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Goya Pulls Out of Puerto Rican Day Parade: Is Oscar Rivera the Reason?

Goya Foods has backed out of sponsorship of the National Puerto Rican Day Parade, after 60 years of continuous support, and they’re not saying why. But it could have to do with one man?

The company spokesman told the NY Daily News that “it was a business decision… We make business decisions all the time.” He also said that the decision applied to “one year, this year.”

While Goya is staying tight-lipped as to why, (conspiracy?) theorists point to the parade organizers decision to honor one man, Oscar Lopez Rivera. Rivera is either a hero, an activist, or a terrorist, depending who you ask.

The 74-year-old man was a member of Fuerzas Armadas de Liberacion Nacional Puertorriquena (FALN), an organization that claimed responsibility for more than 120 bombings (and six deaths) in Chicago, NYC, and D.C., over the course of 10 years in the late 70s and early 80s. FALN’s goal was a “free and socialist Puerto Rico”.

Rivera was arrested in 1981 and sentenced to 55 years in prison but President Obama commuted his sentence in the final days of his presidency. Earlier this year, the National Puerto Rican Day Parade committee announced it would honor “political prisoner” Rivera at the parade. And shortly after, Goya pulled its sponsorship.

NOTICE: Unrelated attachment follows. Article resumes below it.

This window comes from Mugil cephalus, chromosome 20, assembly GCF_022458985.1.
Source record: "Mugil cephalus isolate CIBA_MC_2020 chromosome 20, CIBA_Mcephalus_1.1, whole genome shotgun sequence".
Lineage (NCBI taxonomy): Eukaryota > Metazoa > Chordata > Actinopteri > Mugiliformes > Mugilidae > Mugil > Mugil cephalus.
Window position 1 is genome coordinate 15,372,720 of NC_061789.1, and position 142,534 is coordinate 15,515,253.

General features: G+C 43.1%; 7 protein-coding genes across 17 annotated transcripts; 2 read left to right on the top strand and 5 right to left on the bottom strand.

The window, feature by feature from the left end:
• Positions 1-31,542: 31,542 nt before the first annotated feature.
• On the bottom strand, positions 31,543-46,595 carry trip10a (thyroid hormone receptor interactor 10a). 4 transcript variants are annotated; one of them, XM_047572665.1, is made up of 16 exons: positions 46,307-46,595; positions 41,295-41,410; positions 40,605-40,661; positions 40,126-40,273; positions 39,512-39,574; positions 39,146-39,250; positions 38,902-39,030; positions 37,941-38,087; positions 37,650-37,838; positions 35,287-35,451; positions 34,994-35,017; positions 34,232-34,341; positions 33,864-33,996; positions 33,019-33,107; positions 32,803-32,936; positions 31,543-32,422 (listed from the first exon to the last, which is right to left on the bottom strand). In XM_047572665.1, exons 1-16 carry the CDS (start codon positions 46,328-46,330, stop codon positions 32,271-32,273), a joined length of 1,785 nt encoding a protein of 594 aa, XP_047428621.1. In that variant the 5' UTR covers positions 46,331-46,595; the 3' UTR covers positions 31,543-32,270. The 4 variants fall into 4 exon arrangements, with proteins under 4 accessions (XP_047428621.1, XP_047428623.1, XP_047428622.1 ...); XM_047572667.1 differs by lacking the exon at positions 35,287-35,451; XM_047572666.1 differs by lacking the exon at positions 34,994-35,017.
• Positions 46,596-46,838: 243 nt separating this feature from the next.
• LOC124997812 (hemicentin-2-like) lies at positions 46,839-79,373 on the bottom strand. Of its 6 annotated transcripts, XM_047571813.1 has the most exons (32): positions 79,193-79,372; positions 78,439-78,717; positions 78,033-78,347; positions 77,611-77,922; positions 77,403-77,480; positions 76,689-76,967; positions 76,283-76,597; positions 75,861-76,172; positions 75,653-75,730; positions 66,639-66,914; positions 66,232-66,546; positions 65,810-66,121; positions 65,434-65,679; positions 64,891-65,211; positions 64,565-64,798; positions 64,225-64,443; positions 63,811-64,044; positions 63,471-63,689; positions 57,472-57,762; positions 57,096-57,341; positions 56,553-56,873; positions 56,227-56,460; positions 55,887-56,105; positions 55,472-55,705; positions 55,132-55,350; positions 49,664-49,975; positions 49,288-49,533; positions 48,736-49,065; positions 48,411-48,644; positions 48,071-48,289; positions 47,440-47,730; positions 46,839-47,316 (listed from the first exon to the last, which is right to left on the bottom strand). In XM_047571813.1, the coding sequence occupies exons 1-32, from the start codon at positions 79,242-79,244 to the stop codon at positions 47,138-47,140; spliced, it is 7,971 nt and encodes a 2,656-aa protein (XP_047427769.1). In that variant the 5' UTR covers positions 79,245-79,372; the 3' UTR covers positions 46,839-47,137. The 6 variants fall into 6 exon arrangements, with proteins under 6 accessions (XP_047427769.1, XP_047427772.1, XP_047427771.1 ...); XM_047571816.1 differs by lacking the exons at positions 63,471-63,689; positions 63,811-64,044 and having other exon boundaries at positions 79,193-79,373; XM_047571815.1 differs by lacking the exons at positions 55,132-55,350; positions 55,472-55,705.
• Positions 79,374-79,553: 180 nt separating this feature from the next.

The largest and oldest Spanish-language newspaper, El Diario, reported that Goya pulled its sponsorship because of "...an aggressive media and social media campaign against our Company and its excellent products, citing as its reason that we sponsored a terrorist and FALN member by the name of Oscar López". El Diaro has since pulled that article and Goya has stuck to its “it’s a business decision” line.

The National Puerto Rican Day Parade is scheduled for June 11. 

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